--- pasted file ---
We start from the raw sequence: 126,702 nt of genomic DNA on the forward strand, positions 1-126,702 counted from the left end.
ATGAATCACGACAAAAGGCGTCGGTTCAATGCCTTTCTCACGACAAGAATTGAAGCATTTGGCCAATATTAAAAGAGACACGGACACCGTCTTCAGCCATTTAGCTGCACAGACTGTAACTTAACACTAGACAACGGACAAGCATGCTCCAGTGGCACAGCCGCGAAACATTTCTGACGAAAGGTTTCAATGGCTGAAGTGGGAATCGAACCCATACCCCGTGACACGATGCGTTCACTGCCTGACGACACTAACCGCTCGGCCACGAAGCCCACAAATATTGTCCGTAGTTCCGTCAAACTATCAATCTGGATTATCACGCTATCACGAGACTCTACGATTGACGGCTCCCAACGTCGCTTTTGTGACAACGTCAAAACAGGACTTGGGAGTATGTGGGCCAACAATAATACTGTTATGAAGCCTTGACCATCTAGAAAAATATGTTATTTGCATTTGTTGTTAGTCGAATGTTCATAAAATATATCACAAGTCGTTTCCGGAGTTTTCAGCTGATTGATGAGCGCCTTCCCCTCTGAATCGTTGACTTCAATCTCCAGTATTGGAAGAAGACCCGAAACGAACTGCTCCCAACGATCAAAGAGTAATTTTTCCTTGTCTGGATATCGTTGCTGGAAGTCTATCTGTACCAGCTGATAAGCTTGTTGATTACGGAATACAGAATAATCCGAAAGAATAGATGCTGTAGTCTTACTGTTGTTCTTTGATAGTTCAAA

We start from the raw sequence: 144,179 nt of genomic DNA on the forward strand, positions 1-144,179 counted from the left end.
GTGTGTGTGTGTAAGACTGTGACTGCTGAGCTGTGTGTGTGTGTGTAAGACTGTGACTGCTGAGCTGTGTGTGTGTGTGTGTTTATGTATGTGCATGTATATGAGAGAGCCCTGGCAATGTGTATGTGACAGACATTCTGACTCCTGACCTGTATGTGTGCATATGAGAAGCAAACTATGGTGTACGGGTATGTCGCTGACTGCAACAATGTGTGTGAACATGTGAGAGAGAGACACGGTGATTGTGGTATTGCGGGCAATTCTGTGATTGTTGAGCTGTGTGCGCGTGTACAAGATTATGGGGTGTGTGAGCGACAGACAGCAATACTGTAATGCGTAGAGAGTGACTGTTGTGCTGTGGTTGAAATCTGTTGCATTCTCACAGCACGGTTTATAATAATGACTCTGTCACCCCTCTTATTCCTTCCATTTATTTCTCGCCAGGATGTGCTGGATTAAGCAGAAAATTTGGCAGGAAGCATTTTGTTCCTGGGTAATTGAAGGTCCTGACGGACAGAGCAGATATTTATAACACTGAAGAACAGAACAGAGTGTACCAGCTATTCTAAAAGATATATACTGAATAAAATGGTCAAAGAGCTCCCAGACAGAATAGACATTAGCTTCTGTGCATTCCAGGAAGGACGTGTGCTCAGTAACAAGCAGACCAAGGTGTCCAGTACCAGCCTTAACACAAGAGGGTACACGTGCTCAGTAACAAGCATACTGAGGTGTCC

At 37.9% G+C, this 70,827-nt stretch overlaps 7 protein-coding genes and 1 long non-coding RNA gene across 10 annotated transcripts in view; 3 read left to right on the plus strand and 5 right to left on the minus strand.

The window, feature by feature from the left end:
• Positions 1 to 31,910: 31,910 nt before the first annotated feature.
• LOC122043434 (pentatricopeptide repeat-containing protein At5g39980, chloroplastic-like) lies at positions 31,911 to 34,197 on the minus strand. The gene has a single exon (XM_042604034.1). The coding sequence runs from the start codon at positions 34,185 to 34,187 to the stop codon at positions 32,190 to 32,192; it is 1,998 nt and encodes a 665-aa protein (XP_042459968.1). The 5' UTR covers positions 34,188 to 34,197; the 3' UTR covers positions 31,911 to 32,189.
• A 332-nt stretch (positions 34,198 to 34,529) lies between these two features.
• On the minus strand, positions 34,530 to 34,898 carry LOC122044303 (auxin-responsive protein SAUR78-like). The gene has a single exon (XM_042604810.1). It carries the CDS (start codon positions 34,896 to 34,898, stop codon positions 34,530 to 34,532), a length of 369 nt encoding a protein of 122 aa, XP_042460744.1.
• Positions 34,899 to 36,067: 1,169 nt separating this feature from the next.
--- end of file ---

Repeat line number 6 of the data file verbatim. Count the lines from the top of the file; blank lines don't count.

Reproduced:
The window, feature by feature from the left end: